This Latina immigrant arrived in the US from El Salvador when she was fifteen to live with her mother whom she hadn't seen since she was a little girl of four. Of course Elba is a full-fledged American now and knows it.  And she adds a word of caution to Latinos, "Speak to me in English. We shouldn't box ourselves, because everyone else already does."  

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Our newest arrivals bring energy, creativity, and a willingness to do what it takes. On this July 4th, let me say that I too am grateful for this country. For what it has offered me. For opportunities to grow, to say and think whatever I want. For the protections of its constitution. For the wide range of people who live within its borders. Feliz cumpleaños Estados Unidos de America!  

Take a look at Elba's story!

http://www.huffingtonpost.com/entry/5957bf8ce4b0c85b96c6625e

Soy/Somos: Lessons from an Immigrant Musician

Newest from my Huffington Post Blog. Take it away....Andrés!

“I was always tapping, like the table, like the feet, like cucharas de madera (wooden spoons) on the living room sofa. This is true of all percussionists I know. There’s an internal drum beating. I started taking drum lessons when I was eleven. This was the one! With my first lesson it was instant love. In high school I got into rock and long hair. In college I moved to the Latin world of percussion, Cuban music through percussion, drumset, and Colombian rhythms like cumbia and mapalé.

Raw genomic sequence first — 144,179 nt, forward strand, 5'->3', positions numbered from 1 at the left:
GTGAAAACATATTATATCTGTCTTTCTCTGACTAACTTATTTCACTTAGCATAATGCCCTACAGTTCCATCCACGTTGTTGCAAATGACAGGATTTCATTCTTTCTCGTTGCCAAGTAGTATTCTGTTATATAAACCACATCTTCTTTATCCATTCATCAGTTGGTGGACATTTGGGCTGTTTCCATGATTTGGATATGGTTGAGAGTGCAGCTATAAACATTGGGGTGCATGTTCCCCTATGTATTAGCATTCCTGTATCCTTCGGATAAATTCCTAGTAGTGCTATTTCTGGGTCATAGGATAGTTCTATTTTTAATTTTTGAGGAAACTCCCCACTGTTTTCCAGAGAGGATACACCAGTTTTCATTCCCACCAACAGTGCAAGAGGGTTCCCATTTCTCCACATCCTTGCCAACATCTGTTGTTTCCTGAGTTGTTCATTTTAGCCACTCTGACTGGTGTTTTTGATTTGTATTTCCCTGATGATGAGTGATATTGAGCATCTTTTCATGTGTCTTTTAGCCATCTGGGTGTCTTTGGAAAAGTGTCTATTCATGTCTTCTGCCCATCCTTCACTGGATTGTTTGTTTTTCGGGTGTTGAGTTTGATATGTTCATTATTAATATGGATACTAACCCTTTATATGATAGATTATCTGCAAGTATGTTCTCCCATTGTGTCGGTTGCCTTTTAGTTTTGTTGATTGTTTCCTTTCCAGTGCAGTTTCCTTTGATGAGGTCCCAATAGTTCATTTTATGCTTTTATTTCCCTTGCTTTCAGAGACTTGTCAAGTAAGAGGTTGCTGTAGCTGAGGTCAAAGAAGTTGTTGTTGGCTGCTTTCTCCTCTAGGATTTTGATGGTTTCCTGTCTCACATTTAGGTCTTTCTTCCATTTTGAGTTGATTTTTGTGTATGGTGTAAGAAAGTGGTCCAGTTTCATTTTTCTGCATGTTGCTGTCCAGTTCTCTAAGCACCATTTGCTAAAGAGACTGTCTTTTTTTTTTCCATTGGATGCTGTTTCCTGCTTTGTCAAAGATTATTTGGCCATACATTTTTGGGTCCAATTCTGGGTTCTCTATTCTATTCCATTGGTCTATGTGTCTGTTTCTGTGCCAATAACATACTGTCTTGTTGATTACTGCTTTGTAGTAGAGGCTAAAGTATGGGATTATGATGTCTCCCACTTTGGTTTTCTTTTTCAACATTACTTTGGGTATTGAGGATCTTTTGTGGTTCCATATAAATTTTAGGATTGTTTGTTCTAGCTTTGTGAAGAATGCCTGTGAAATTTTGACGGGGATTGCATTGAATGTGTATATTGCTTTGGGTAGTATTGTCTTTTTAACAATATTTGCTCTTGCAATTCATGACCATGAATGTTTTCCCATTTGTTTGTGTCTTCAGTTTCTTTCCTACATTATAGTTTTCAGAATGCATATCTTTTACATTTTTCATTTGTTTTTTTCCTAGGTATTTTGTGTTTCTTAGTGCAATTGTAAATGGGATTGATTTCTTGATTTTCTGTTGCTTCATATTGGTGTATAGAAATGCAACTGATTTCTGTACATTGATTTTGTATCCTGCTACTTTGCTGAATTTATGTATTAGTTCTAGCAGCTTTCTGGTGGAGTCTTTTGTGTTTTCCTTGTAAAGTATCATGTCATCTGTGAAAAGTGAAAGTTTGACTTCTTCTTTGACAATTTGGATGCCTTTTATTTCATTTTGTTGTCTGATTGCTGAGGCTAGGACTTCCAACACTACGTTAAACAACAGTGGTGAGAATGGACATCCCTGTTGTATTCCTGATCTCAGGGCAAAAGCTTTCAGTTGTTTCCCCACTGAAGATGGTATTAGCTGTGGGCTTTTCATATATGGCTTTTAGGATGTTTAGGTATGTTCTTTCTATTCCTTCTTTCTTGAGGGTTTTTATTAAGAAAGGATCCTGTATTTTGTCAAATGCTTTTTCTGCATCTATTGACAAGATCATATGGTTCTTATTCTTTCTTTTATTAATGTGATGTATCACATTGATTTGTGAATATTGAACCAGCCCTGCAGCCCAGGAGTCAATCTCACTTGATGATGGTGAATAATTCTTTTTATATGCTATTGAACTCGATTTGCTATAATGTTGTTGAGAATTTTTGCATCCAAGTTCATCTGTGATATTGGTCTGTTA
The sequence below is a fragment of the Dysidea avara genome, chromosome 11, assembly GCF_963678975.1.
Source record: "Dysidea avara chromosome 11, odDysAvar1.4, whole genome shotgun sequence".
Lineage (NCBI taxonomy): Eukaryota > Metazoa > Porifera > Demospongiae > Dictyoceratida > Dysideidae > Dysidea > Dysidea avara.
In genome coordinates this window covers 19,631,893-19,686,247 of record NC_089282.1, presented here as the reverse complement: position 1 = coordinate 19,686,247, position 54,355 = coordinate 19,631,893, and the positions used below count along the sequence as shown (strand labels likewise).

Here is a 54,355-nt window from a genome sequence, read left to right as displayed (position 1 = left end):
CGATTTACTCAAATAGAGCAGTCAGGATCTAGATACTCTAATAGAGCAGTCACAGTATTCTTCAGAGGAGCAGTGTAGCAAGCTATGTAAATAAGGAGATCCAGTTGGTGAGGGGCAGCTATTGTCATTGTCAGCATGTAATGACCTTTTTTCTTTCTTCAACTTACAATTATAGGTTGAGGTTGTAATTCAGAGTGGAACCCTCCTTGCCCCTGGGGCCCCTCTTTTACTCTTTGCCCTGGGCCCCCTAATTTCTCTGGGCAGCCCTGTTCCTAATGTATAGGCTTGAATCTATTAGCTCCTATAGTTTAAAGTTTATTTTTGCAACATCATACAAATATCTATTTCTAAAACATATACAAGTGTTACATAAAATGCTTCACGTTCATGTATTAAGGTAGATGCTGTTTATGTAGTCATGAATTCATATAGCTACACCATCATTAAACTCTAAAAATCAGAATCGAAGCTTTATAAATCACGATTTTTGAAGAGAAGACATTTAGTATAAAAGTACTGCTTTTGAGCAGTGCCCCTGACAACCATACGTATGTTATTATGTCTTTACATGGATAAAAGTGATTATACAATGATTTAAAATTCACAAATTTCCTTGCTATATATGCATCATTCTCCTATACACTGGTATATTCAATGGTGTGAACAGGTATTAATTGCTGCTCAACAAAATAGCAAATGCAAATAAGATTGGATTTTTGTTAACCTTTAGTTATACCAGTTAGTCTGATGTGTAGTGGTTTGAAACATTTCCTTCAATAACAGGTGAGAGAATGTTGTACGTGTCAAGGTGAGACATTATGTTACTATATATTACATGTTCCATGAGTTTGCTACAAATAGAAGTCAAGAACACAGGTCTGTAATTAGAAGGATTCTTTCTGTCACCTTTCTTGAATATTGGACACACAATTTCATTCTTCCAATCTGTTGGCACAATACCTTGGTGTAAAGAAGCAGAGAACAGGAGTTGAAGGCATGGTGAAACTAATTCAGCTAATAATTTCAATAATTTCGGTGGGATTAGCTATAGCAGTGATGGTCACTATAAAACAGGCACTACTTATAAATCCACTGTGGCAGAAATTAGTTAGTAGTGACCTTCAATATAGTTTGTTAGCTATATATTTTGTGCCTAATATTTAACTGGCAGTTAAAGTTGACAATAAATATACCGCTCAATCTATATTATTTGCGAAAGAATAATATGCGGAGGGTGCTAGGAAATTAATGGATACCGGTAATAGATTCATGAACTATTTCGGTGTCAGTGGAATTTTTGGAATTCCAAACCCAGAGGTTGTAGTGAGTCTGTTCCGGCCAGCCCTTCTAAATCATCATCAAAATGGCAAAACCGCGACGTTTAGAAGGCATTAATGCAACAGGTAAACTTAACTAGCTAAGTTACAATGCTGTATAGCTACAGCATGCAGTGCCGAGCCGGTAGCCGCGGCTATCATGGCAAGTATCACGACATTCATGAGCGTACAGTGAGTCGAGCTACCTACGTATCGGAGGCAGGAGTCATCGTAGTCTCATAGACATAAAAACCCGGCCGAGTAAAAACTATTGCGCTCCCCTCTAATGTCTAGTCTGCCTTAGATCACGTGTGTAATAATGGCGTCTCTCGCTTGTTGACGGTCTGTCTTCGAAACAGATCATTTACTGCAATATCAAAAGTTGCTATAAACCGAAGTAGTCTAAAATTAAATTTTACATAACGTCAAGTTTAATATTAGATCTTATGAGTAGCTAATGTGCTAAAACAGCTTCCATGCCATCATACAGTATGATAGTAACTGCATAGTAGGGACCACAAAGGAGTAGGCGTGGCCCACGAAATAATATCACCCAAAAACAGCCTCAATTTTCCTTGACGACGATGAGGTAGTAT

“Actually the first plan was to go to Cuba for my studies. I’d asked my Cuban drumset teacher in Bogotá who guided me to ISA in Havana. That’s the Instituto Superior de Arte. You have to start at the lower level conservatory, he said, and then you have to be good enough to get into ISA. My dad took me to Havana for three days to get a sense of the schools. We did a lot of talking. That was so wonderful for me. How serious are you about drumming? He was the one to ask, Why not the US? That was some far away ivory tower for me...

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Soy/Somos: Ana: My Hero

Truly there are so may women heroes. They've been dealt a tough hand but strike out for survival. I've come across women like this among Hispanic immigrants who take on the jobs of maid, office cleaner, child care, nursing aide, and other. These women have crossed great distances to get here, often under terribly dangerous circumstances. 

They leave what they know and somehow make it in a strange new home. I celebrate Ana in this short post. Take a look. Have you met any heroes like her? 

Wishing you my friends on this journey a year of good health and adventures that fill your hearts.

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One Week in Transit

When I return to my childhood home—Panama—things POP in a new way.  Back in New York: Husband, wife, and cat.

 
 Panamanian pollera and montuno in Casco Antiguo, the old city

Panamanian pollera and montuno in Casco Antiguo, the old city

 

PANAMA DIARY

Day 1: fruit have seeds

I bite into a small red grape. No surprise when I cut a small papaya.

Day 2: ice water